On July 28, 2013, Washington’s version of the Uniform Correction or Clarification of Defamation Act will take effect. Designed to give incentives to publishers and prospective libel plaintiffs to settle their disputes before litigation, the statute creates a framework that requires a plaintiff to request a correction or clarification before (or at the time of) filing a lawsuit. One who fails to do so cannot recover reputational or presumed damages at trial. The statute applies not just to defamation lawsuits, but to any claim targeted at an allegedly false statement. And perhaps most notably—unlike most state retraction laws—it expressly applies to all electronic publications.
This piece provides a brief summary of the law and the key factors a publisher or broadcaster should consider upon receiving a complaint that a broadcast or article contains a false statement.
What triggers application of the law? Because the statute applies to any claim based on an allegedly false statement, you should immediately consider your options under the new law upon receiving a complaint about such a statement, coupled with any request that you publish or air a correction or clarification. A lawsuit satisfies this requirement.
What do you do upon receiving a request for correction or retraction? Within thirty days of receiving the request, you must either (1) issue a correction or clarification or (2) ask the complaining party for evidence of or information supporting his or her claim that the statement is false.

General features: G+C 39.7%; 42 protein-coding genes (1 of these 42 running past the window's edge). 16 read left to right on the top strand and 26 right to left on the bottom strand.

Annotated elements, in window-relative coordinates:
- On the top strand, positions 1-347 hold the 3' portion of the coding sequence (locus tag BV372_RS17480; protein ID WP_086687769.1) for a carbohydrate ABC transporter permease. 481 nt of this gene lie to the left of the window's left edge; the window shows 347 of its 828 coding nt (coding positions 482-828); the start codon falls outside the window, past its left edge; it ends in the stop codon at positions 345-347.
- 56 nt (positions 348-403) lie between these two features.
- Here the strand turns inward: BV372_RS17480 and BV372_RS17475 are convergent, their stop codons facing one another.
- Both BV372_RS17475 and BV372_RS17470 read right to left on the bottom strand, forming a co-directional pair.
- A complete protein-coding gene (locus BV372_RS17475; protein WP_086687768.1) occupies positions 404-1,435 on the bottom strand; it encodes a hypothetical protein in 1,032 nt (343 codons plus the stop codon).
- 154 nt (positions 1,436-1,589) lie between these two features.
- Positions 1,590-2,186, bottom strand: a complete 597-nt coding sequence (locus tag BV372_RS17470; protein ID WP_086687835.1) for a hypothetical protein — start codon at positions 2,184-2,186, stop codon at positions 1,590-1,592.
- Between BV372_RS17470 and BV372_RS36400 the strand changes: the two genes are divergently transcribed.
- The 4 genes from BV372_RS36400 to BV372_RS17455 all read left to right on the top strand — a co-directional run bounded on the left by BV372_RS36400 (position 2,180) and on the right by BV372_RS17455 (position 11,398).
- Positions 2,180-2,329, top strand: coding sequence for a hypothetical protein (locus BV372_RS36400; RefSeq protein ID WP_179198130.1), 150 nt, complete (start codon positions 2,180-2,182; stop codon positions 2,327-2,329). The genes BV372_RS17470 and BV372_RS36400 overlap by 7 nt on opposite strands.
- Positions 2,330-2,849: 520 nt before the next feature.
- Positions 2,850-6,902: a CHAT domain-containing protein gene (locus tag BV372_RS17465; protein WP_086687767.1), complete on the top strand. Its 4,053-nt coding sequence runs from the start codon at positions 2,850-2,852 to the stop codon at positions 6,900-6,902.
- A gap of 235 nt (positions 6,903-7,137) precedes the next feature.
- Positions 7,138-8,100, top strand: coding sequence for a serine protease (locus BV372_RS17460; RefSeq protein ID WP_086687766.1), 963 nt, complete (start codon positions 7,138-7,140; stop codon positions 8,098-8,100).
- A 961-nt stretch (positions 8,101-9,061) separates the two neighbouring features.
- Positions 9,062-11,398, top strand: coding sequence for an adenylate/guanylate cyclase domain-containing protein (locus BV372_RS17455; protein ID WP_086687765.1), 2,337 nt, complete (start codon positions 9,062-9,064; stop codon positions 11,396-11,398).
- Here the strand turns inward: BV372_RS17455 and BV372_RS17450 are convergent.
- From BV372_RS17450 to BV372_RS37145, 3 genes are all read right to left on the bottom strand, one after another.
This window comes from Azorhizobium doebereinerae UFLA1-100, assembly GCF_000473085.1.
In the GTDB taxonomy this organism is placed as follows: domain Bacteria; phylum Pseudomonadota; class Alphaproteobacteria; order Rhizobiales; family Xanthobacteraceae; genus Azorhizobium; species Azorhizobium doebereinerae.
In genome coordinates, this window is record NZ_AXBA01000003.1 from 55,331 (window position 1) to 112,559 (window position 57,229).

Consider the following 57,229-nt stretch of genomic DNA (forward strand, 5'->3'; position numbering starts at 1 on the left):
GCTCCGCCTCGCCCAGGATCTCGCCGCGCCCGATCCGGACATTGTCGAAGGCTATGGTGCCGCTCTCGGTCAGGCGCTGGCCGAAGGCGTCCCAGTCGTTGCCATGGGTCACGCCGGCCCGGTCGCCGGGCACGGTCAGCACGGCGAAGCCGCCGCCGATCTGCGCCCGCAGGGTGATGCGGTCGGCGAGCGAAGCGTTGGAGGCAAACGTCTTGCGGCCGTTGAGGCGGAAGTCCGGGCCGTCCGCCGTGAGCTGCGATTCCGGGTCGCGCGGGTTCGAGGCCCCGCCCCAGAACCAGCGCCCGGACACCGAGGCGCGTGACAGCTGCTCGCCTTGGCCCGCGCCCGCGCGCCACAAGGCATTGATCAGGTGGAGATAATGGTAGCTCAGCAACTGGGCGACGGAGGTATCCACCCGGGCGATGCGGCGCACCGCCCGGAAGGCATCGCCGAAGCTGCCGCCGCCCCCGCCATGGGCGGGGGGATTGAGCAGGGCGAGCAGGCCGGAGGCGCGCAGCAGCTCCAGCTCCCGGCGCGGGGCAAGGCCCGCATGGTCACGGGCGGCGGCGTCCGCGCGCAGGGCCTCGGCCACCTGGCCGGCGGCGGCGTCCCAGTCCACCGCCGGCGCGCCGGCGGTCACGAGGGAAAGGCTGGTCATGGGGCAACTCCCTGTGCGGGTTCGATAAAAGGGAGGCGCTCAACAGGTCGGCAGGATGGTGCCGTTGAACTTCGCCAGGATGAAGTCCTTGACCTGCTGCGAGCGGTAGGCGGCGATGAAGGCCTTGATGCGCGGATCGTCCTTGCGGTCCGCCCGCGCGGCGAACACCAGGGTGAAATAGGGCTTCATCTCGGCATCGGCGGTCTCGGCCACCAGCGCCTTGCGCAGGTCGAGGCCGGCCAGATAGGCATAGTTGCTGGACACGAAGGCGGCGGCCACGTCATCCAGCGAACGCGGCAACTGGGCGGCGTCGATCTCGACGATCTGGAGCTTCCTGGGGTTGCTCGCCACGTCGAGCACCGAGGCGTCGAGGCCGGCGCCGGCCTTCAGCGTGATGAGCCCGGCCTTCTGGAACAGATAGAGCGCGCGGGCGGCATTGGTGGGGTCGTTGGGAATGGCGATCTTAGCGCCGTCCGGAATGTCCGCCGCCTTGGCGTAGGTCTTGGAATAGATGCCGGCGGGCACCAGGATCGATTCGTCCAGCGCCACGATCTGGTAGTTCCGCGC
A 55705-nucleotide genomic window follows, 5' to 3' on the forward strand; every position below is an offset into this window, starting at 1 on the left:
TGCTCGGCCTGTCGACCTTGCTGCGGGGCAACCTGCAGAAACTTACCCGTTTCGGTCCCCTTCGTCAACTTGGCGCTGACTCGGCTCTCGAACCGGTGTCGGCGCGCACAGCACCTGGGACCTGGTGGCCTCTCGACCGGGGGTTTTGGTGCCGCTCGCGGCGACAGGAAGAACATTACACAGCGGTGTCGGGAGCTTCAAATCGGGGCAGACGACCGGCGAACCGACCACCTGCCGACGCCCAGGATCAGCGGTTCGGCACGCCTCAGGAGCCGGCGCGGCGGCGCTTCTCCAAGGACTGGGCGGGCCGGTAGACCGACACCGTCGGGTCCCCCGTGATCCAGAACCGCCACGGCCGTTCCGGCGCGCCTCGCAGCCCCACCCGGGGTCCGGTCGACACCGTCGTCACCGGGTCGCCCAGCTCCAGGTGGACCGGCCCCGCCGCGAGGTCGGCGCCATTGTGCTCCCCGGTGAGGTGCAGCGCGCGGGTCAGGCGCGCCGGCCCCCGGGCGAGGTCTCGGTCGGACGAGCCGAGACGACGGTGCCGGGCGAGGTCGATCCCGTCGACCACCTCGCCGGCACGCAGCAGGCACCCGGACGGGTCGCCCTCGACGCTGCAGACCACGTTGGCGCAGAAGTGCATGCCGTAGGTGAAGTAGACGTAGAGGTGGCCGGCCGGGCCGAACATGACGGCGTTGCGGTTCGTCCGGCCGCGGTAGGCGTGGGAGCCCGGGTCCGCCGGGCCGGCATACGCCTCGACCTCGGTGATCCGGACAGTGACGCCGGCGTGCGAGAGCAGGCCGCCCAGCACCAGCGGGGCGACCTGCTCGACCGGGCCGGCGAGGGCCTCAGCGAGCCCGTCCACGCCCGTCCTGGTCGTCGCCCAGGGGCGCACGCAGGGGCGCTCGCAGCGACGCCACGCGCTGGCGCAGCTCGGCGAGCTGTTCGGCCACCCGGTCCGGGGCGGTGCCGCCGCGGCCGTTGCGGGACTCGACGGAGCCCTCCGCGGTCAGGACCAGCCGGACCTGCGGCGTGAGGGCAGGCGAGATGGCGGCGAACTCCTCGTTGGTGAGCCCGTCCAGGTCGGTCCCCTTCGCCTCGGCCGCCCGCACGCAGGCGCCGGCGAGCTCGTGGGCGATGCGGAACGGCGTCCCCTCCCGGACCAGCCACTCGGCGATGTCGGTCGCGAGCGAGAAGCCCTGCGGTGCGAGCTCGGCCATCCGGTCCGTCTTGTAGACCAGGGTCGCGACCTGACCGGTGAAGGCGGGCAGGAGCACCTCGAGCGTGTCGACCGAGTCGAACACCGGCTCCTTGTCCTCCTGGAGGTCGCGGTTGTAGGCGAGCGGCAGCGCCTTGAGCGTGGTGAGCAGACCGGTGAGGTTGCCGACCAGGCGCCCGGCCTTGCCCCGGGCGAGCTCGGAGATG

If you issue an adequate correction (whether upon a request or even without any notice), the plaintiff cannot recover reputational or presumed damages.
If you ask for evidence of falsity, the outcome depends on the person’s response. If the person does not respond, he or she cannot recover reputational or presumed damages. If he or she does respond, you must issue an adequate correction within thirty days to take advantage of the statute’s protections.
What constitutes an adequate correction? Under the statute, a correction must (1) be published with a prominence and in a manner and medium likely to reach the same audience as the complained of statement (as further defined in the statute); (2) correct the statement (with special rules that apply to allegedly false implications and statements attributed to third parties); (3) be provided in advance of publication to the person who made the request (although the person need not approve it beforehand); and (4) accompany and be an equally prominent part of the publisher’s electronic publication (if any).
What happens if a publisher or broadcaster misses the deadline to issue a correction? If more than thirty days have passed, you may still invoke the statute by offering to publish a correction and pay the person’s legal expenses. If the person accepts your offer, he or she may not file a lawsuit about it. If the person rejects your offer, he or she may not recover reputational or presumed damages.
The authors, lawyers at Davis Wright Tremaine LLP in Seattle, were heavily involved in drafting and advocating for the new law.